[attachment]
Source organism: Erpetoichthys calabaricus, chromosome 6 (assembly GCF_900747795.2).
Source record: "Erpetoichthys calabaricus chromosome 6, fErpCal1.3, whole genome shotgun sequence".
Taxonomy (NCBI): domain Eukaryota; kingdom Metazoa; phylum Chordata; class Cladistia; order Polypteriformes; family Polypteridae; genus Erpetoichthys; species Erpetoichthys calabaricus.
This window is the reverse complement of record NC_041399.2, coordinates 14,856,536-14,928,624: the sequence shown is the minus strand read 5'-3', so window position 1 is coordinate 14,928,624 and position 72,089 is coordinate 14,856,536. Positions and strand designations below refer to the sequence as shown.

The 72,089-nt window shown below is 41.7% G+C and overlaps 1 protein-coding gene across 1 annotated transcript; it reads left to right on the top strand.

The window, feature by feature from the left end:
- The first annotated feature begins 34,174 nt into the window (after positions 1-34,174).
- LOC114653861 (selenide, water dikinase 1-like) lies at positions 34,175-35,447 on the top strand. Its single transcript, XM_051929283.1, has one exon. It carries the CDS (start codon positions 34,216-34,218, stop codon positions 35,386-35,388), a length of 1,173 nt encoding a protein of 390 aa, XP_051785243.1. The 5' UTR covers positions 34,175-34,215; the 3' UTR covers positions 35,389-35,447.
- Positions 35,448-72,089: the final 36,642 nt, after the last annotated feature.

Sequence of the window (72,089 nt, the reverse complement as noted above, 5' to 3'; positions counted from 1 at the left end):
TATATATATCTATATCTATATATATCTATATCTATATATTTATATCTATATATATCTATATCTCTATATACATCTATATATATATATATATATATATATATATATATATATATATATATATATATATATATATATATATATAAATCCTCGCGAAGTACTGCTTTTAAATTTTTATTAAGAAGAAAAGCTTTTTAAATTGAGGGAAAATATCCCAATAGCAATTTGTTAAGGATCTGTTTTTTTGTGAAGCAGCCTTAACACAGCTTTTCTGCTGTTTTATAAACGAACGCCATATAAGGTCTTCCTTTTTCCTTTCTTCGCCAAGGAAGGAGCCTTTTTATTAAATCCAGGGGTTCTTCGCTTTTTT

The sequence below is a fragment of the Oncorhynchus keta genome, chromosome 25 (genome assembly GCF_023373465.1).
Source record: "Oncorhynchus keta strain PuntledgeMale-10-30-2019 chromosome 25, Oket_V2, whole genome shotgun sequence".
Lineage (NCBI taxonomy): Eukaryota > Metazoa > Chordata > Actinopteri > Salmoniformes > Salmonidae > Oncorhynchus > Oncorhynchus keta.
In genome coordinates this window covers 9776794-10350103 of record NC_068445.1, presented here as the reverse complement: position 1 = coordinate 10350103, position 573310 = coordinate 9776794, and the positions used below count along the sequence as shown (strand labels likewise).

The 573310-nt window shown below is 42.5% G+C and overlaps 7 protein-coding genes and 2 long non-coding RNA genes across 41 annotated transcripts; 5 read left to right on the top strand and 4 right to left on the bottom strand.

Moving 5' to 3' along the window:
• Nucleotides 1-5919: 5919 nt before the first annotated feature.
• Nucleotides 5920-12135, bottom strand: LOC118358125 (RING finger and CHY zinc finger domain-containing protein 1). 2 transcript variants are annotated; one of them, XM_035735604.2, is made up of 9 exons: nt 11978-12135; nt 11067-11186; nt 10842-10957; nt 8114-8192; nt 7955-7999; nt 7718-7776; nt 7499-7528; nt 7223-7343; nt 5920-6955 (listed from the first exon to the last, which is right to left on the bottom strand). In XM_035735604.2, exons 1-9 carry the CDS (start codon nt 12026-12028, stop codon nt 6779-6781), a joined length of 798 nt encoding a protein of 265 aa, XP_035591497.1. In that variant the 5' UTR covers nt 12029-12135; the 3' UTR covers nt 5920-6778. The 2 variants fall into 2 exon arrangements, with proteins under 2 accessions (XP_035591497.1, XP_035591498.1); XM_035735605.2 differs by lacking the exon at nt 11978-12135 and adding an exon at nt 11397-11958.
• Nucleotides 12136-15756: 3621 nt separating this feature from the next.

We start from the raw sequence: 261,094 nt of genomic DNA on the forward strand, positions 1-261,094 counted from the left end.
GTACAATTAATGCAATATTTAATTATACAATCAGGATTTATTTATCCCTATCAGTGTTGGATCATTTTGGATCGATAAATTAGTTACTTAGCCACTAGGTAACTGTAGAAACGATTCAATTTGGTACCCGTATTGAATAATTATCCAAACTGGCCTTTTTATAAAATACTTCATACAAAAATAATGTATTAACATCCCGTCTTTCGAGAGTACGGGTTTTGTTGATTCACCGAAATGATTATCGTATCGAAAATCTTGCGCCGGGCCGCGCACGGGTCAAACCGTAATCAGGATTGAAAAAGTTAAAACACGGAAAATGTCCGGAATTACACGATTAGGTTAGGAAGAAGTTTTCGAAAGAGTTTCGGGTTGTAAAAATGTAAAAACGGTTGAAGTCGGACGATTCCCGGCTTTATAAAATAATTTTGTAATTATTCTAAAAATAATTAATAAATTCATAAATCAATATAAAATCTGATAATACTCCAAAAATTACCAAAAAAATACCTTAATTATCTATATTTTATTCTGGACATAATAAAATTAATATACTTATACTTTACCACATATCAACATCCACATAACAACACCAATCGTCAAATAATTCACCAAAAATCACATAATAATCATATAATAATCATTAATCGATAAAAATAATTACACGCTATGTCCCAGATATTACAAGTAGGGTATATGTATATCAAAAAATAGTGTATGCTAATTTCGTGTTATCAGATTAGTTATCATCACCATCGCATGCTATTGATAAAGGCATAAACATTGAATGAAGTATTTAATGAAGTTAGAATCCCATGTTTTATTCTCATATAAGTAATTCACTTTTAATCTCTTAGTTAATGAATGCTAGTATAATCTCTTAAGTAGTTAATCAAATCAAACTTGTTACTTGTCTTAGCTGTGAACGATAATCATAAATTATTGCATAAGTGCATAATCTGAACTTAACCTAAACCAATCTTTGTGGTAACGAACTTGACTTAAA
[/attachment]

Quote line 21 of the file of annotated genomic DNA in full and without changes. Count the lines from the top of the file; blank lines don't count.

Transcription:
We start from the raw sequence: 261,094 nt of genomic DNA on the forward strand, positions 1-261,094 counted from the left end.